A becoming ‘Importance of Being Earnest’ by the Shakespeare Theatre


Gregory Wooddell as Jack and Anthony Roach as Algernon in the Shakespeare Theatre Company’s production of The Importance of Being Earnest, directed by Keith Baxter. (Scott Suchman)

The new “The Importance of Being Earnest” by the Shakespeare Theatre Company is impeccably done. And if you don’t buy tickets to this amusingly sunny mounting of Oscar Wilde’s exquisitely percolating comedy, you no doubt will be able to catch the next meticulously rendered version or the one after that or . . .

“Earnest” is one of those perfectly constructed confections that, when packaged in appropriately soigné decor and spoken in suitably plummy tones, can’t go very wrong. (The woeful results of veering from the prescription were apparent in Arena Stage’s calamitously vulgar 2004 production.) So here, at the Lansburgh Theatre, director Keith Baxter sees assiduously to the play’s requirements for style and cheek, with a cast headed by a robust Sian Phillips as Lady Bracknell and a look of obsessively groomed English refinement, delightfully engineered by set designer Simon Higlett, wig designer Paul Huntley and costume designer Robert Perdziola.

Making the wry machinations of Wilde’s winking farce seem like child’s play is actually grown-up’s work, and Baxter — the master of insouciance behind the company’s productions of Richard Brinsley Sheridan’s “The Rivals” (2003), Wilde’s “Lady Windermere’s Fan” (2005) and George Bernard Shaw’s “Mrs. Warren’s Profession” (2010) — is the right adult for the occasion.

Baxter’s “Earnest” is spiffing fun, a demonstration over the span of three acts of why the world’s greatest dinner-party conversation would mandate Wilde being seated to your right (with Shakespeare to your left and Tom Stoppard and Dorothy Parker across the table). The director evinces a pinpoint affinity for Wilde’s vinegary repartee, realized here in exchanges establishing that some of our species’ most devastating tactical weaponry is syntactical.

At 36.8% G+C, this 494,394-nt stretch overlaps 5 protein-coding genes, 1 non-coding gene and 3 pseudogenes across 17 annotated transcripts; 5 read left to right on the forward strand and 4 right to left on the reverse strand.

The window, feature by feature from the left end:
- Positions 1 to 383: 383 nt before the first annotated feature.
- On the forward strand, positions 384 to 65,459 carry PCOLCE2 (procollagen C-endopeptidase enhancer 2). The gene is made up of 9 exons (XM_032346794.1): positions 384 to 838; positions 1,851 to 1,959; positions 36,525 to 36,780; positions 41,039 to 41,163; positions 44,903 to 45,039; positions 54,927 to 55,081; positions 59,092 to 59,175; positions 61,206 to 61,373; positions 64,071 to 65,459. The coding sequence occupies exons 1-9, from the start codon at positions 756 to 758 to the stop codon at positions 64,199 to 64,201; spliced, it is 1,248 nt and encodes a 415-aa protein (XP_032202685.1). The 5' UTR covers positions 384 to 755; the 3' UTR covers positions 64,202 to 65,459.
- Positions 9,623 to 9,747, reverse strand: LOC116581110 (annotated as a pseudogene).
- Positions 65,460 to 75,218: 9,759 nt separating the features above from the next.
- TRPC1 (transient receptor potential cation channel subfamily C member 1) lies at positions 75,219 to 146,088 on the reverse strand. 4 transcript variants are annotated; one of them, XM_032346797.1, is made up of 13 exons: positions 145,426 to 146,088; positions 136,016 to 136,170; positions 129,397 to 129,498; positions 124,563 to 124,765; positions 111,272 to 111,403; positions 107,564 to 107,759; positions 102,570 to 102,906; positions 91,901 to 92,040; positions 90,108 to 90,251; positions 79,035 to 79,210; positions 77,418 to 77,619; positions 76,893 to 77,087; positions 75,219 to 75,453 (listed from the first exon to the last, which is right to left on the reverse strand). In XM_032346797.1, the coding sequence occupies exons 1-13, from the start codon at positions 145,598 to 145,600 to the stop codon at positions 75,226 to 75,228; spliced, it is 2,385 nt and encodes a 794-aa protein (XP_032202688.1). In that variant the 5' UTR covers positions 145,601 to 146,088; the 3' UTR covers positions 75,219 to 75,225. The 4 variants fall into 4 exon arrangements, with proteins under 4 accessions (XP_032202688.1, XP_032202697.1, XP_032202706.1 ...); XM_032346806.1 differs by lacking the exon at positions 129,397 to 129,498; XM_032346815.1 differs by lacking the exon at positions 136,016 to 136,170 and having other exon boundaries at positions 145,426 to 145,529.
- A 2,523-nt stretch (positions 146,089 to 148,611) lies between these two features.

Carried off with noteworthy acumen is the riposte-rich scene pitting Vanessa Morosco’s Gwendolen against Katie Fabel’s Cecily, as they discover the other is also engaged to a man named Ernest (neither of whom is fully in earnest). Morosco and Fabel prove to be so expert at the piquant verbal jousting they might as well be wearing medieval mail under Perdziola’s elegant Victorian finery.

The Shakespeare Theatre Company presents “The Importance of Being Earnest,” directed by Keith Baxter. Through March 9. (Winyan Soo Hoo/The Washington Post)

Let’s stipulate for the record that “Earnest” is not a daring programming choice, and with a calendar that also includes Stephen Sondheim’s “A Funny Thing Happened on the Way to the Forum” and Noel Coward’s “Private Lives,” the Shakespeare Theatre Company seems to have decided that this season, it will stick to the bunny slope. If this reflects a new marketing reality for a classical company that has shown in the past far more ingenuity and boldness in its offerings — last year, it splendidly paired Shakespeare’s “Coriolanus” and Friedrich Schiller’s rarely produced “Wallenstein” — then what we are witnessing is a company’s backing down. In the migration to more popular fare, I guess the questions become: Does anybody notice? And does anybody care?